several articles caught my eye on this black friday 2007:
one of the first things i read this morning was this:
On receiving a paypacket, how good a man feels depends on how much his colleague earns in comparison, scientists say. Scans reveal that being paid more than a co-worker stimulates the “reward centre” in the male brain.Traditional economic theory assumes the only important factor is the absolute size of the reward. But researchers in the journal Science have shown the relative size of one’s earnings play a major role.
later, i noticed that greg mankiw had picked up on the study and linked back to an earlier post related to the subject, “Are the rich a form of pollution?”:
In Brad’s world, a rich person conveys a type of negative externality, like pollution. High taxes on the rich can be seen as Pigovian. Economists like me complain that high tax rates on high earners discourage their hard work and entrepreneurship. The Veblenesque Pigovian economist replies, “Precisely!”
I must confess that I do not have a good retort to the argument. This is all the more problematic because there is some evidence that having rich neighbors reduces a person’s self-reported happiness. (See Luttmer and Weinzierl.) But I am uncomfortable making envy a basis for public policy.
It is claimed that some types of high-status goods, such as expensive wines or perfumes, are Veblen goods, in that decreasing their prices decreases people’s preference for buying them because they are no longer perceived as exclusive or high status products. Similarly, a price increase may increase that high status and perception of exclusivity, thereby making the good further preferable. The Veblen effect is named after the economist Thorstein Veblen, who first pointed out the concepts of conspicuous consumption and status-seeking.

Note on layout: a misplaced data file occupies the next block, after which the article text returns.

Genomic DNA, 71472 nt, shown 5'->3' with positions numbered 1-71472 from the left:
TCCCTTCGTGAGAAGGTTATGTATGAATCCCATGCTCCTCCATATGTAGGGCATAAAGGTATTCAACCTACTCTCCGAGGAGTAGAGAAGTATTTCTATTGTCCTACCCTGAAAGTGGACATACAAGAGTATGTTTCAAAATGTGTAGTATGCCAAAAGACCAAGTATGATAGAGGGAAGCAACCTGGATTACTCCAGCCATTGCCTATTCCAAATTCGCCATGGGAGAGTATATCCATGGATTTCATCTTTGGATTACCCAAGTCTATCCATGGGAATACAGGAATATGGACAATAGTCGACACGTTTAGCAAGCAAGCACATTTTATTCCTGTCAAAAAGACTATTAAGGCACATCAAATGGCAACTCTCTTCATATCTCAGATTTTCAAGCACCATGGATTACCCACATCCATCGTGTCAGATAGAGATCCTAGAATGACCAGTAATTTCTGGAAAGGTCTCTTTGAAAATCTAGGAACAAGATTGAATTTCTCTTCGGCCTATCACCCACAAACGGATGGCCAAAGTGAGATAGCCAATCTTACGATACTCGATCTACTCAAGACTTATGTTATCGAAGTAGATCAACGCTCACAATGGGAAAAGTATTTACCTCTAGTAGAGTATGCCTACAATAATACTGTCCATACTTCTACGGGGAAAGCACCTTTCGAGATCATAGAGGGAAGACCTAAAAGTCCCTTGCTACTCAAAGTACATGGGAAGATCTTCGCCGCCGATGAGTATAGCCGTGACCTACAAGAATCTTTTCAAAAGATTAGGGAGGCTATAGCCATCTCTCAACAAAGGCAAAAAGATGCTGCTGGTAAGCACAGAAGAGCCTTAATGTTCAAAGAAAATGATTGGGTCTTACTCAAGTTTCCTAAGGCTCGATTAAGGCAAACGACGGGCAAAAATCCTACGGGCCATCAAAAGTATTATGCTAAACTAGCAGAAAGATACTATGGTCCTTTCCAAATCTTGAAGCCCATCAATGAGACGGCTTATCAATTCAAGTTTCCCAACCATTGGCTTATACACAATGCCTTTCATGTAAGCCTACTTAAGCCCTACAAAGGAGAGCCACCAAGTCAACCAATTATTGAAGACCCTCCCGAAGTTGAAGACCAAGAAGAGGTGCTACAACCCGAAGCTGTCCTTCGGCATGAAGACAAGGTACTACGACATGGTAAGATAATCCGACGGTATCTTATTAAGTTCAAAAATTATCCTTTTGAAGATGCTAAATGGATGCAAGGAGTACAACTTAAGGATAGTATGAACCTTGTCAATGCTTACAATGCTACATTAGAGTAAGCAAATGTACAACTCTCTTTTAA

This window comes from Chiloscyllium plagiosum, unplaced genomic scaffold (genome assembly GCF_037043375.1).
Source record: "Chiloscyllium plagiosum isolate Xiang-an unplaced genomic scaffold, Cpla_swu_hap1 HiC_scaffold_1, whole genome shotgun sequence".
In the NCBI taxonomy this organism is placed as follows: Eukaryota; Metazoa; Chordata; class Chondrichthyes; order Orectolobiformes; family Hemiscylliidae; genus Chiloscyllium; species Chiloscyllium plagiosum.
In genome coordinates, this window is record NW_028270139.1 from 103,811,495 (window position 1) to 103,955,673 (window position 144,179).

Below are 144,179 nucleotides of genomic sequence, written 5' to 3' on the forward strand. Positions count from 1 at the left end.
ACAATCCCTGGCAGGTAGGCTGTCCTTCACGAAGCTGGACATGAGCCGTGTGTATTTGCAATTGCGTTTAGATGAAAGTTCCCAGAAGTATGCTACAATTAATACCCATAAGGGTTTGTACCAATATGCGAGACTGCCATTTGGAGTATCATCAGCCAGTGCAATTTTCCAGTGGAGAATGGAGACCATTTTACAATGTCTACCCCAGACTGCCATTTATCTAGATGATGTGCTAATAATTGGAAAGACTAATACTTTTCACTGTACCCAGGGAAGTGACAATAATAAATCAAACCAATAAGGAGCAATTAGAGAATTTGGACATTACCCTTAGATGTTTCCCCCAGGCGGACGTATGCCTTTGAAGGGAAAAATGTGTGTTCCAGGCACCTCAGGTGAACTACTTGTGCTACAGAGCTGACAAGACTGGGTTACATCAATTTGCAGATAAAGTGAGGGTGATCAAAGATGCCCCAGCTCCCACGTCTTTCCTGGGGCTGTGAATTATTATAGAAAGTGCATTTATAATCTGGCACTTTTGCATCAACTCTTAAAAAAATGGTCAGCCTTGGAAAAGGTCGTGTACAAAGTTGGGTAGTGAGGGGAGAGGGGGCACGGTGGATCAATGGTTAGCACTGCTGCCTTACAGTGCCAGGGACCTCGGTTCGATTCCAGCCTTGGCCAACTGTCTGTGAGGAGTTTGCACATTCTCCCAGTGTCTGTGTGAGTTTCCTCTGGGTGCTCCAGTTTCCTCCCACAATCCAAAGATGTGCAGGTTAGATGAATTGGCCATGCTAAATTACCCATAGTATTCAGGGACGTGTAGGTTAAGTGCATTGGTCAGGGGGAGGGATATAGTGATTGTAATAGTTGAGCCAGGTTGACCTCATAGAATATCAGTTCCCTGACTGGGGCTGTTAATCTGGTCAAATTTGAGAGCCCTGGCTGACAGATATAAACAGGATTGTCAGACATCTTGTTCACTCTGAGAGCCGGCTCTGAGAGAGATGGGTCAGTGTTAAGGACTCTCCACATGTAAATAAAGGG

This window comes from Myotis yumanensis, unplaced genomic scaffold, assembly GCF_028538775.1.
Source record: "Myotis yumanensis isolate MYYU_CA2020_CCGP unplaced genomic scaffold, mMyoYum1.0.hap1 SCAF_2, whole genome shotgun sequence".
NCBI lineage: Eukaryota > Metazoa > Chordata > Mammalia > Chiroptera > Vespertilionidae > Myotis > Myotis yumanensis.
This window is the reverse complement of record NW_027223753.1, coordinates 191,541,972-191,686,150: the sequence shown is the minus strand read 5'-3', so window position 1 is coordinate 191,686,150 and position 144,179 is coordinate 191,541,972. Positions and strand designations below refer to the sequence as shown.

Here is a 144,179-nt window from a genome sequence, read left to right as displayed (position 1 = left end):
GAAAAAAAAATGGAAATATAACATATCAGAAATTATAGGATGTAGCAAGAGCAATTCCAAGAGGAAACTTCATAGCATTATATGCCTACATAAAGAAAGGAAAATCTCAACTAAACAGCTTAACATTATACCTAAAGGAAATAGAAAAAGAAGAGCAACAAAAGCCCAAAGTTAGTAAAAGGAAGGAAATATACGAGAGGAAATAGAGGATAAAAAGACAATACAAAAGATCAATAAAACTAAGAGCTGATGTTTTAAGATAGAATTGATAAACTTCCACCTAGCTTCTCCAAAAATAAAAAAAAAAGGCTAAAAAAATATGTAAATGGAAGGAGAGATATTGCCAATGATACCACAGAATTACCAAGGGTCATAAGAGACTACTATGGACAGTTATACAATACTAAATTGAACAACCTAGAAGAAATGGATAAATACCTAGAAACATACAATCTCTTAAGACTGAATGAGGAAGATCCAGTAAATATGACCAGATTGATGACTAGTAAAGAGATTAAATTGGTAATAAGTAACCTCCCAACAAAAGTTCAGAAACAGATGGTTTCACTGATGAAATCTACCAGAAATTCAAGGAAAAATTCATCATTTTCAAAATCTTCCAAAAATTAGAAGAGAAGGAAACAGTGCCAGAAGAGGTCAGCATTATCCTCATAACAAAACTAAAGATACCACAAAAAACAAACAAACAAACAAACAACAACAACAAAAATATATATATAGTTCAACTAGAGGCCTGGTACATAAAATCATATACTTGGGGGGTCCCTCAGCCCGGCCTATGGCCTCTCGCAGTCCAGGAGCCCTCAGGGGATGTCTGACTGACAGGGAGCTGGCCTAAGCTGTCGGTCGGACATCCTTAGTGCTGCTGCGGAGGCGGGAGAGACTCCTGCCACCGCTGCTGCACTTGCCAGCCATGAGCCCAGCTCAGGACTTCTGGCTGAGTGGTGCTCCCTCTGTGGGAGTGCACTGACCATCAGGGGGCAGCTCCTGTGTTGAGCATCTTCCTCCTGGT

(that wiki article on conspicuous consumption was worth a read as well).
Ã¢â‚¬Å“The worldÃ¢â‚¬â„¢s scientists and the UN are telling us that we may be in for a series of abrupt and irreversible climate catastrophes,Ã¢â‚¬Â he notes, Ã¢â‚¬Å“The onus is on us, the one billion most affluent people on the planet Ã¢â‚¬â€œ the upper 20% that consumes 80% of the worldÃ¢â‚¬â„¢s resources Ã¢â‚¬â€œ to rise to the occasion with an abrupt change in our lifestyles.Ã¢â‚¬Â
Ã¢â‚¬Å“We have to not just start buying green, but start buying less. We can start by refusing to participate in the consumer frenzy this Friday and during the upcoming holiday season.Ã¢â‚¬Â
it was also difficult to not see the point of detractors who “charge that Buy Nothing Day simply causes participants to buy the next day”.
i suppose in order to make an actual argument to tie these things together here, i would need to be a lot more educated on economic issues and put a ton of work into a thesis. so i will just forego any pretense of thoroughness and deliver an armchair-quarterback opinion that maybe a consumption-based tax, rather than a higher income tax on wealthier people, would help address some of these problems in a more sustainable way (if these are indeed problems, and my observation is they are).Ã‚Â [i apologize for using “sustainable”, which i feel is getting to be a severely overused word.]